Ross moved, leaping from his seat in a spring which rivaled a sabertooth's for quickness. He struck the other, sending him sprawling on the floor. But not before the button was pressed home. A flat screen rose from the board, glowing. Then, over the head of the angry technician who was still on his knees, they beheld swirling ash-filled vapor, as if they were looking through a window into the valley.
"You fool!" Ross stood over the technician, and the menace Travis had seen in him at their first meeting was very much alive. "Don't touch anything in here!"
"Wise guy, eh?" The technician, his face flushed and hard, was getting up, his fists ready. "I know what I'm doing"
"Lookout there!" Travis' cry broke them apart before they tangled.
The fogged picture still held. But there was something else to see there now. Yellow-green lines of light built up, bar by bar, square by square, bright and brutal as lightning. The pattern grew fast, superimposed on the gray of the drifting ash.
"The grid!" The technician broke away from Ross. Grasping the back of one of the swinging seats, he leaned forward eagerly to watch the screen. "They've turned the power on. They're going to try to pull us through!"
The grid continued to glowto scream with light. They could not watch it now because of its eye-searing brilliance. Then the ship rocked. Another earthquakeor something else? Before Travis could think clearly he was caught up in a fury of sensation for which no name was possible. It was as if his flesh and his mind were at war with each other. He gasped and writhed. The brief discomfort he had felt when he used the personnel transfer was nothing compared to this wrenching. He groped for some stability in a dissolving world.
Now he was on the floor. Above him was the window on the outside. He lifted his head slowly because his body felt as if he had been beaten. But that window displaythere was no gray nowno ashes falling as snow. All was blue, bright, metallic bluea blue he knew and that he wanted above him in safety. He staggered up, one hand stretching toward that promise of blue. But that feeling of instability remained.
"Wait!" The technician's fingers caught his wrist in a hard, compelling grasp. He dragged Travis away from the screen, tried to push him down in one of the chairs. Ross was beyond, his scarred hand clenched on the edge of a control panel until the seams in the flesh stood out in ugly ridges. Losing that look of cold rage, his expression grew wary.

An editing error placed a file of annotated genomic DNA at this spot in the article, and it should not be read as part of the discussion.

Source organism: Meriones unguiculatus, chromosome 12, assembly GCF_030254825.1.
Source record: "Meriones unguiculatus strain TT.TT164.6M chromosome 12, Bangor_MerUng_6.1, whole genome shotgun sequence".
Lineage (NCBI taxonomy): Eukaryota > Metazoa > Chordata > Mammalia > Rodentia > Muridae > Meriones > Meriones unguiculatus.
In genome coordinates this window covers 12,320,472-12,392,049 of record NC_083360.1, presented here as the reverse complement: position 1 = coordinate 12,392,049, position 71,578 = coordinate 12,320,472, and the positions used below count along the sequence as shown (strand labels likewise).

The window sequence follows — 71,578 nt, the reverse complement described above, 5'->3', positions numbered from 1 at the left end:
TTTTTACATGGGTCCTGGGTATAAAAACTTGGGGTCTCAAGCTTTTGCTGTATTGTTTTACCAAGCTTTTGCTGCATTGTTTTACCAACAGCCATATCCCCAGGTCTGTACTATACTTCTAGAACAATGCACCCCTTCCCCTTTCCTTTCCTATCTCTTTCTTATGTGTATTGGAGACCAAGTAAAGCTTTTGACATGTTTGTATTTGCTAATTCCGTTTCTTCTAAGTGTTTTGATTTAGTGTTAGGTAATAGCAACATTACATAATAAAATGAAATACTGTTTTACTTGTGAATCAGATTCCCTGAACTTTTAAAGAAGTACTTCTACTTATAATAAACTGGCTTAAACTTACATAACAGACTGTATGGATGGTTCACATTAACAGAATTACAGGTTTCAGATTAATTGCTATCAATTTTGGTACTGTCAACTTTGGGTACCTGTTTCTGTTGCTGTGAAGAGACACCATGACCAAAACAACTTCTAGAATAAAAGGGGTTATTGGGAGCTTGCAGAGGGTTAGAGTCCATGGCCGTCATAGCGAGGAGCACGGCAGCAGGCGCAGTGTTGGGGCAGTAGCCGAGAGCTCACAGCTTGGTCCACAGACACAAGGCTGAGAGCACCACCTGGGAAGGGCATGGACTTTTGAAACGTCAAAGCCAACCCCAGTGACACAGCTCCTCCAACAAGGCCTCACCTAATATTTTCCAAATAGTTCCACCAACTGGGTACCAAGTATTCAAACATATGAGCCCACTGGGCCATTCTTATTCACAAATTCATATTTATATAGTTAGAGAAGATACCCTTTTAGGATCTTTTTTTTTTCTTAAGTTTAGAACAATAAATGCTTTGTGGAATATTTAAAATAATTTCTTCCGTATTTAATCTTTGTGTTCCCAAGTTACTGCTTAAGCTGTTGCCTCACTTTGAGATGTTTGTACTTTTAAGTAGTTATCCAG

"What's going on?" Ross asked harshly.
It was the technician who gave a sharp order. "Get in that seat! Strap down! If it's what I think, fella" He shoved Ross back into the nearest chair. The other obeyed tamely as if he had not been at blows with the man only moments earlier.
"We're through time, aren't we?" Travis still watched that wonderful, peaceful patch of blue sky.
"Surewe're through. Only how long we're going to stay here . . ." The technician stumbled to the third chair, that in which they had discovered the dead pilot days earlier. He sat down with a suddenness close to collapse.
"What do you mean?" Ross's eyes narrowed. His dangerous look was coming back.
"Dragging us through by the energy of the grid did something to the engines here. Don't you feel that vibration, man? I'd say this ship was preparing for a take-off!"
"What?" Travis was half out of his seat. The technician leaned forward and shoved him back into the full embrace of the swinging chair. "Don't get any bright ideas about a quick scram out of here, boy. Just look!"
Travis followed the other's pointing finger. The stairwell through which they had climbed to the cabin was now closed.
"Power's on," the other continued. "I'd say we're going out pretty soon."
"We can't!" Travis began and then shivered, knowing the futility of that protest even as he shaped it.
"Anything you can do?" Ross asked, his control once more complete.
The technician laughed, choked, and then waved his hand at the array on the control board. "Just what?" he asked grimly. "I know the use of exactly three little buttons here. We never dared experiment with the rest without dismantling all the installations and tracing them through. I can't stop or start anything. So we're off to the moon and points up, whether we like it or not."
"Anything they can do out there?" Travis turned back to that patch of blue. He knew nothing about the machines, even about the science of mechanics. He could only hope that somewhere, somehow, someone would end this horror they faced.
The technician looked at him and then laughed again. "They can clear out in a hurry. If there's a backwash when we blast off, a lot of good guys may get theirs."
That vibration, which Travis had sensed on his revival from the strain of the time transport, was growing stronger. It came not only from the walls and floor of the cabin, but seemingly from the very air he was gulping in quick, shallow breaths. The panic of utter helplessness sickened him, dried his mouth and gripped his middle with twisting pain.
"How long?" he heard Ross ask, and saw the technician shake his head.
"Your guess is as good as mine."
"But why? How?" Travis asked hoarsely.
"That pilot, the one they found sitting here . . ." The technician rapped the edge of the control board with his fingers. "Maybe he set automatic controls before he crashed. Then the time transferthat energy triggered action somewhere . . . But I'm only guessing."
"Set automatic controls for where?" Ross's tongue swept over his lips as if they were dry.
"Home, maybe. This is it, boysstrap in!"
Travis fumbled with the straps of the seat and pulled them across his body clumsily. He, too, felt that last quiver of extra vibration.
Then a hand, an invisible force as large, as powerful as a mammoth's foot, crushed down upon him. Under his body the seat straightened out into a swaying bed. He was fastened on it, unable to breathe, to think, to do more than feel, endure somehow the pain of flesh and bone under the pressure of that take-off. The blue square was one moment before his aching eyesand then there was only blackness.
Back | Next